We were lucky enough to catch up with Jodie Prenger during rehearsals to hear a little more about the production and what it means to be tackling such an exciting role written by Delaney when she was just 19.

I first watched it about 8 years ago now, a dear friend of mine Bobby Delaney (no relation) gave it to me to read and I absolutely fell in love with it.” Jodie explains “…it was so real, so honest and so tender. It was the mother and daughter relationship that really got me, for me, my Nan and all that side of the family were all from Manchester so it was just like hearing my Nan’s voice. The feistiness and the fight that my Nan had I saw a lot of that in Helen.”

Prenger has played many strong women on stage including the ultimate Scouse independent woman Shirley Valentine; we asked Jodie what is was about northern writing that makes for such a memorable and original piece. “Northern writing just has a real warmth…it’s witty, it’s tender, there’s a zest and spiciness to these strong female characters who I think are always interesting to watch in theatre, in film and TV. The way Shelagh Delaney wrote is just so great that the story comes to life and I just love reading it and watching it.” Explaining what makes the North so special Jodie said, “There’s a beating heart within the North, in Manchester and Salford and within the play itself. Even though people are up against so much they still fight and strive and still have that warm genuine humour. It’s like me and my Mum we can be battling royal but then one of us will say ‘oh have you finished then’ it’s a type of humour that you don’t often find in every corner of the UK.”

The play was famously seen a very taboo when it first premiered due to the themes and characters, “We’ve come a long way but we still have a long way to go, the cast were told they may have to evacuate the theatre when it was first put on, you’d not have that happen now, that wouldn’t even be entertained today but back then it was. I think we’re getting better well at least I hope we are. Yes back then it was taboo and although not so much now it’s still very, very poignant”.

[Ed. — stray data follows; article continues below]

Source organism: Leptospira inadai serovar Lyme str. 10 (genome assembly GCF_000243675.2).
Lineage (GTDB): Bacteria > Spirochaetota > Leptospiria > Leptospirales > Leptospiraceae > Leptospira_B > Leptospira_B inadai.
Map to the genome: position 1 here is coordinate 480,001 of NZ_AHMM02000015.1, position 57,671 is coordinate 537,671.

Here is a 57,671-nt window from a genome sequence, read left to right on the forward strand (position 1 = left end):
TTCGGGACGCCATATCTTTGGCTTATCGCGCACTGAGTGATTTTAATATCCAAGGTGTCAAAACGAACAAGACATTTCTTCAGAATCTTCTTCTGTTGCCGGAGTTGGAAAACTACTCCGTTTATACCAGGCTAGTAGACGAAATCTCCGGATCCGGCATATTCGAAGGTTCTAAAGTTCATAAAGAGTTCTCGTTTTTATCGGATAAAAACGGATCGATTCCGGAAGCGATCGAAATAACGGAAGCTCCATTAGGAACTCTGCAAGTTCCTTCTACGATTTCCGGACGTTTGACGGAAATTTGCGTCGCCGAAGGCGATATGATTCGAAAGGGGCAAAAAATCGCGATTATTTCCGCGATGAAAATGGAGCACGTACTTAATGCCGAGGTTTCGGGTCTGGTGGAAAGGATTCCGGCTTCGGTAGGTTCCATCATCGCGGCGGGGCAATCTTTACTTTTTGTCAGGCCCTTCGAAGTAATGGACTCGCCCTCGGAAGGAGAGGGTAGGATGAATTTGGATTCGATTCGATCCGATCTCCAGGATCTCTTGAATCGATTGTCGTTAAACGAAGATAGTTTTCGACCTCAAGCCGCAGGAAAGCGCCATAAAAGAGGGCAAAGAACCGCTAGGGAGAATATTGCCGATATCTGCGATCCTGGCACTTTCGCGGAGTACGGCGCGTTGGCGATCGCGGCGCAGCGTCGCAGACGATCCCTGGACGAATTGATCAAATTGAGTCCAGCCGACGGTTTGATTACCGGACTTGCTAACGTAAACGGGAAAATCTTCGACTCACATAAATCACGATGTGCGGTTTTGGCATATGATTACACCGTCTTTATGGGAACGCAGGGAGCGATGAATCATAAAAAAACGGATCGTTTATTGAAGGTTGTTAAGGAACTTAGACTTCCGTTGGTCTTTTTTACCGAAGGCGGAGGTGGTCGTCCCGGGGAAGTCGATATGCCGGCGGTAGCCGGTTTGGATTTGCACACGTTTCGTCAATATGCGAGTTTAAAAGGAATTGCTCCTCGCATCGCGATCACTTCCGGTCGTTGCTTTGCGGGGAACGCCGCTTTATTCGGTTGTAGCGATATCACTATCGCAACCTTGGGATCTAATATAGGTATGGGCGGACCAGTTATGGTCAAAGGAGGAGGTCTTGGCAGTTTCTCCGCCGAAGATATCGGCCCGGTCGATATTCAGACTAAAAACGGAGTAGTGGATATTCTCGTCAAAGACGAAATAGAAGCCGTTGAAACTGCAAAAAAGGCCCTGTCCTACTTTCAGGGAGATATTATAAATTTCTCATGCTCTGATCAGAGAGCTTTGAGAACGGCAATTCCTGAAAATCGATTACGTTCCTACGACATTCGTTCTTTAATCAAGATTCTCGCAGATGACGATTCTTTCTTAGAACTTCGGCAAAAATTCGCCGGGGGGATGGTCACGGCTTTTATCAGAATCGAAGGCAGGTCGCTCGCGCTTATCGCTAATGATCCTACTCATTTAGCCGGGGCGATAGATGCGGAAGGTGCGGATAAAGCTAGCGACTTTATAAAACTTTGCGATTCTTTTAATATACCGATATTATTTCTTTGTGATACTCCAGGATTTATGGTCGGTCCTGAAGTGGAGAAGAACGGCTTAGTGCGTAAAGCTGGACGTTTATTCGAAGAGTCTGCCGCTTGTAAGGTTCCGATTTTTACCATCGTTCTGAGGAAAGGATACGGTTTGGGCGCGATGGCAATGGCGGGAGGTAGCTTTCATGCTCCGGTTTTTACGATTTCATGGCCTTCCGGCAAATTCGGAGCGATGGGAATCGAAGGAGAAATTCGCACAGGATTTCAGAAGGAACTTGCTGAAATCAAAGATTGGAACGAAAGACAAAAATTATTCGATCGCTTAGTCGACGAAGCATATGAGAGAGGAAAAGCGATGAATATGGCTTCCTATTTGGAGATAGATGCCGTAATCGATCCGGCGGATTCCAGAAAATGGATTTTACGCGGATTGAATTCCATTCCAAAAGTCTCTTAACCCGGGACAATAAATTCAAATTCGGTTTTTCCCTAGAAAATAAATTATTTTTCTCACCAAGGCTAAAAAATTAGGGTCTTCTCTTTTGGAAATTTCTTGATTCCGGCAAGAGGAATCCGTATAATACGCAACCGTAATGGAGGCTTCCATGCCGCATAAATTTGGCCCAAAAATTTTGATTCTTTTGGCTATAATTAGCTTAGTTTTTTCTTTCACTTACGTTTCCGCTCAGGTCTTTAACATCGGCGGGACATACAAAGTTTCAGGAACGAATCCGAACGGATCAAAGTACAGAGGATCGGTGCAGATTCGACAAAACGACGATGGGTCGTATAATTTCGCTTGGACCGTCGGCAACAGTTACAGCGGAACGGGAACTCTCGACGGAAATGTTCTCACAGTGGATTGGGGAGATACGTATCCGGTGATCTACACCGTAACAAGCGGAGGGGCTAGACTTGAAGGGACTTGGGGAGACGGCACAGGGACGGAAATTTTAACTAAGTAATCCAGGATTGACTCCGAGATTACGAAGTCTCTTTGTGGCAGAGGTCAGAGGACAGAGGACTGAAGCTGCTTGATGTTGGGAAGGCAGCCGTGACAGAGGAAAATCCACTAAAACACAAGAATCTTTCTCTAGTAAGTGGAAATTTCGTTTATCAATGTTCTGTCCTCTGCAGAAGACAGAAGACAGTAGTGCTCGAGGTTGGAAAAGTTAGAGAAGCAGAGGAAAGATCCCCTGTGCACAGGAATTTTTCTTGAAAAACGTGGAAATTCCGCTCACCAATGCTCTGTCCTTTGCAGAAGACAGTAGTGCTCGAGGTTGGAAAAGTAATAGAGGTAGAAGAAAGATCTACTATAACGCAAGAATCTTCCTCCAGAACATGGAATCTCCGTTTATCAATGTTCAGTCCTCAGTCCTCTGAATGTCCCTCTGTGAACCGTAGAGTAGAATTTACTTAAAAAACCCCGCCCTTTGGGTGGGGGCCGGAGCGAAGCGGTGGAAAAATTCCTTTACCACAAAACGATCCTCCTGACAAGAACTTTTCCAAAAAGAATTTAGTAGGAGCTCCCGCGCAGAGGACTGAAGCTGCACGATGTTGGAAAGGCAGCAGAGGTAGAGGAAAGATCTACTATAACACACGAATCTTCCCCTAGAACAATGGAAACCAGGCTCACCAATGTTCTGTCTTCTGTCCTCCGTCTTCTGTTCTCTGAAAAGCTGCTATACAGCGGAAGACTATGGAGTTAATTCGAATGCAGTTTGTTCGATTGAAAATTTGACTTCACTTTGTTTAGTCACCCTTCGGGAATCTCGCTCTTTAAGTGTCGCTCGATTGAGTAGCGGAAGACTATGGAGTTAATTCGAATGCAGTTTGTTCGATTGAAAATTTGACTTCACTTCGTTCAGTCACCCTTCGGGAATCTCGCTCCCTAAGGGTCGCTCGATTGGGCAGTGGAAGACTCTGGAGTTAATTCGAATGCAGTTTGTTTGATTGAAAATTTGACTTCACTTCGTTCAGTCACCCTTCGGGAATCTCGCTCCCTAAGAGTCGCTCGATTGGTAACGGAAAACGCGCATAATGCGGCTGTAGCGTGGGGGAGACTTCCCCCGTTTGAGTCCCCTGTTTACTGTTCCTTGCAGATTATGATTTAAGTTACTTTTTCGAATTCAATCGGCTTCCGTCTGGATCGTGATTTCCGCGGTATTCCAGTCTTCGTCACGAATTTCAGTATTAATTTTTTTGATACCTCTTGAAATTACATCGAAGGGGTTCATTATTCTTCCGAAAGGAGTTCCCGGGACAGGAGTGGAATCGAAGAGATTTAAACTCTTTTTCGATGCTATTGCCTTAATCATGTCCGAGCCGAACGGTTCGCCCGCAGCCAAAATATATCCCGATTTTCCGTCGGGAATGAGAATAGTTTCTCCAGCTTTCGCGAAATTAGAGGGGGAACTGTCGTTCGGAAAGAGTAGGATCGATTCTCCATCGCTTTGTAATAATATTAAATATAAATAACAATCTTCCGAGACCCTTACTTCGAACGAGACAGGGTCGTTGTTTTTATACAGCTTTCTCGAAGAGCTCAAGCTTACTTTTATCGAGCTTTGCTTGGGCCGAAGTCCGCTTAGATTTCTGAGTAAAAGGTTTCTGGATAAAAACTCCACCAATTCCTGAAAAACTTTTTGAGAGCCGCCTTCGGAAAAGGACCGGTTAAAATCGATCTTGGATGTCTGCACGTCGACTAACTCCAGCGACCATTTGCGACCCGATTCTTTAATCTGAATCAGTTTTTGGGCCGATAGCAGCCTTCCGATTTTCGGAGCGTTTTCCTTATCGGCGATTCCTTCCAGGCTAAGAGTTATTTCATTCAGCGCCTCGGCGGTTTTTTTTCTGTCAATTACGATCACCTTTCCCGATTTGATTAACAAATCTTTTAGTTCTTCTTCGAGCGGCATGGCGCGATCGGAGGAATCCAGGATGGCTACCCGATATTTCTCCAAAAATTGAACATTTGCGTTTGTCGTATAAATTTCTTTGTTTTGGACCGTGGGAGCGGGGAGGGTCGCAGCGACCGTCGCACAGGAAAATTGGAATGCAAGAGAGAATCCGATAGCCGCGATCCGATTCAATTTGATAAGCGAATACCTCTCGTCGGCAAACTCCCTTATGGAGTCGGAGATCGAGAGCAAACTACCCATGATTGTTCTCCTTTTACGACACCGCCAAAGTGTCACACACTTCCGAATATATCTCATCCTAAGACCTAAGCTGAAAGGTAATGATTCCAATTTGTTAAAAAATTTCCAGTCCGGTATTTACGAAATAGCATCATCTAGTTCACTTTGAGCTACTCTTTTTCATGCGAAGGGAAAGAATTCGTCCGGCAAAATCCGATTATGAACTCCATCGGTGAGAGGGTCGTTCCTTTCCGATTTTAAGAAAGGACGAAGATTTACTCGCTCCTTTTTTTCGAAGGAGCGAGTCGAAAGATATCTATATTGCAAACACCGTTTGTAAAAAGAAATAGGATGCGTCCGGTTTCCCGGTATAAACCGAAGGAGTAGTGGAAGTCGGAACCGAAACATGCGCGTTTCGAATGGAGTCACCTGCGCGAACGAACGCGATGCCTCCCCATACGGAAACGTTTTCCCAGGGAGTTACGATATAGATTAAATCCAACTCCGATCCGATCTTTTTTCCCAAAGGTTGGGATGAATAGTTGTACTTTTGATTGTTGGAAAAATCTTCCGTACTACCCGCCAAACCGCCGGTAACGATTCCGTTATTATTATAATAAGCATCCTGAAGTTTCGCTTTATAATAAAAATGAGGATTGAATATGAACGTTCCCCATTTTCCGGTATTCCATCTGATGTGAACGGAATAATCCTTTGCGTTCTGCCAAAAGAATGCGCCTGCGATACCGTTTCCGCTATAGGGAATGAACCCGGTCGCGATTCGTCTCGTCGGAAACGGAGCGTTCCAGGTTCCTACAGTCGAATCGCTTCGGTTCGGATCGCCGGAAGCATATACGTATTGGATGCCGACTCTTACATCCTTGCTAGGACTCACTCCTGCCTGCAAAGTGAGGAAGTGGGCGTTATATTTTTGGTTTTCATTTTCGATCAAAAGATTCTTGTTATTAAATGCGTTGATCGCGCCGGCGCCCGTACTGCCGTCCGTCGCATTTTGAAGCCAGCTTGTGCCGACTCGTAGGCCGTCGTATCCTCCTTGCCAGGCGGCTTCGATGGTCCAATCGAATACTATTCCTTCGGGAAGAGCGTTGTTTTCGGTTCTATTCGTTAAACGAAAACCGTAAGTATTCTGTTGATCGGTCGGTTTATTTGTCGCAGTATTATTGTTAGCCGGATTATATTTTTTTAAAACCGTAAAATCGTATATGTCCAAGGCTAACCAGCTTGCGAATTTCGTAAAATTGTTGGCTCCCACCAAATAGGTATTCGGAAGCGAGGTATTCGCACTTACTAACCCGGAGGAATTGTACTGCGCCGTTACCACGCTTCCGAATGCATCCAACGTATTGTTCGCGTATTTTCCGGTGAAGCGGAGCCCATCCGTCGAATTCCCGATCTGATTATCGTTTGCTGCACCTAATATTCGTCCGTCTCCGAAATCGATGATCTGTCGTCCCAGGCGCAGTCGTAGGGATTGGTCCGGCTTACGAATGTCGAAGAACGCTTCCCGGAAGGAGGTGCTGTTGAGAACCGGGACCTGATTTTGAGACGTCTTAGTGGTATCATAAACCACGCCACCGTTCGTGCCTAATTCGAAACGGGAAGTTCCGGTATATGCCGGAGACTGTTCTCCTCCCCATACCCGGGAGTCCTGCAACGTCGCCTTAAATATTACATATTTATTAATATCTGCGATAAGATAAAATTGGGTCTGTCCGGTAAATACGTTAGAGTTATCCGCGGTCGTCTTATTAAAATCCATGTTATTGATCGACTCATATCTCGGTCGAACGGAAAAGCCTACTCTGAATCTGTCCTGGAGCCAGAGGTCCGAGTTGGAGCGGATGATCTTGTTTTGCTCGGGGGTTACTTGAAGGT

Aged just 19 when she wrote this debut piece, Prenger sees Delaney as a courageous writer, “I think she unleashed a really strong genuine female voice which around that period was unknown. It was very brave, I think it’s the same kind of woman’s voice we’d hear today but then it seemed shocking and taboo.”

The role of Helen has famously been played by several incredible actresses including Angela Landsbury and Avis Bunnage, Jodie explained how she goes about making a character people know so well her own. “You do feel the pressure of those who have gone before you but that’s what gives you the drive to work hard and gives you the confidence to decide how you are going to create your character. It’s about my Nan’s ethic almost of rolling up your sleeves and getting stuck in. It’s important you develop the character how you want to develop her and that comes from working with your fellow cast members. I think she’s real; the only way you can play a character like her is by playing the truth.” 

Drawing on her experiences with her own family when it comes to the mother daughter scenes Jodie states “Making the mother daughter relationship believable I think comes from taking your experiences and using them. Taking experience and inspiration from characters you’ve met along the way. Definitely the relationship you have yourself with your mother, sometimes I find although Helen and Jo are polar opposites they are also so similar I think that’s why they come up against each other so much.”

Set famously in the 1950’s Prenger explained how those elements will still very much be present but with some additional styling from designer Hildegard Bechtler. “It’s the same production team who worked on the 2014 production at the National, but what they are really, really set on is keeping those elements of the 1950’s but making it poignant for today. There’s music like Nina Simone, Peggy Lee and Amy Winehouse, there’s live jazz, there’s folk music. The aesthetic of Amy Winehouse really influences the design, her style, look and music. The costumes will be 1950’s but not so much starched dresses etc that it couldn’t be any other time but will hint at modern day as well, same with the props and set too.”